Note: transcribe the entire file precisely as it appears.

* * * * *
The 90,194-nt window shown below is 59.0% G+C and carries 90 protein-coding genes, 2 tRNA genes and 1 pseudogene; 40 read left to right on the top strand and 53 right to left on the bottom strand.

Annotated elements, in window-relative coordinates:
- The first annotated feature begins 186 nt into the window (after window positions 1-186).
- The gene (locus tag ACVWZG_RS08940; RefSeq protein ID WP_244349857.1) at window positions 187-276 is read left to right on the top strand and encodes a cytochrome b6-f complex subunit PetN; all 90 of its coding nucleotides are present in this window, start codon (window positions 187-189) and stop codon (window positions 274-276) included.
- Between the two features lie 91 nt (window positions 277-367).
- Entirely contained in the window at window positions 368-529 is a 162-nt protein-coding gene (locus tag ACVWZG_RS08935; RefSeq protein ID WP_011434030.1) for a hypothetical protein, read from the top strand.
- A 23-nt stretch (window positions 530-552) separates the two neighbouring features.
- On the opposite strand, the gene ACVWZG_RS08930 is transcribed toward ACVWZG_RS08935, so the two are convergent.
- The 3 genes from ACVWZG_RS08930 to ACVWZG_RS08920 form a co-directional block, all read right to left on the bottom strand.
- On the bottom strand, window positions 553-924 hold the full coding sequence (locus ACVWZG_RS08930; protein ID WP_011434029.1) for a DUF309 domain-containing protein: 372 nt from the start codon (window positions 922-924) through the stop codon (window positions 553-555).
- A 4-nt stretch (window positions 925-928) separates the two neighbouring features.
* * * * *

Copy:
The 90,194-nt window shown below is 59.0% G+C and carries 90 protein-coding genes, 2 tRNA genes and 1 pseudogene; 40 read left to right on the top strand and 53 right to left on the bottom strand.

Annotated elements, in window-relative coordinates:
- The first annotated feature begins 186 nt into the window (after window positions 1-186).
- The gene (locus tag ACVWZG_RS08940; RefSeq protein ID WP_244349857.1) at window positions 187-276 is read left to right on the top strand and encodes a cytochrome b6-f complex subunit PetN; all 90 of its coding nucleotides are present in this window, start codon (window positions 187-189) and stop codon (window positions 274-276) included.
- Between the two features lie 91 nt (window positions 277-367).
- Entirely contained in the window at window positions 368-529 is a 162-nt protein-coding gene (locus tag ACVWZG_RS08935; RefSeq protein ID WP_011434030.1) for a hypothetical protein, read from the top strand.
- A 23-nt stretch (window positions 530-552) separates the two neighbouring features.
- On the opposite strand, the gene ACVWZG_RS08930 is transcribed toward ACVWZG_RS08935, so the two are convergent.
- The 3 genes from ACVWZG_RS08930 to ACVWZG_RS08920 form a co-directional block, all read right to left on the bottom strand.
- On the bottom strand, window positions 553-924 hold the full coding sequence (locus ACVWZG_RS08930; protein ID WP_011434029.1) for a DUF309 domain-containing protein: 372 nt from the start codon (window positions 922-924) through the stop codon (window positions 553-555).
- A 4-nt stretch (window positions 925-928) separates the two neighbouring features.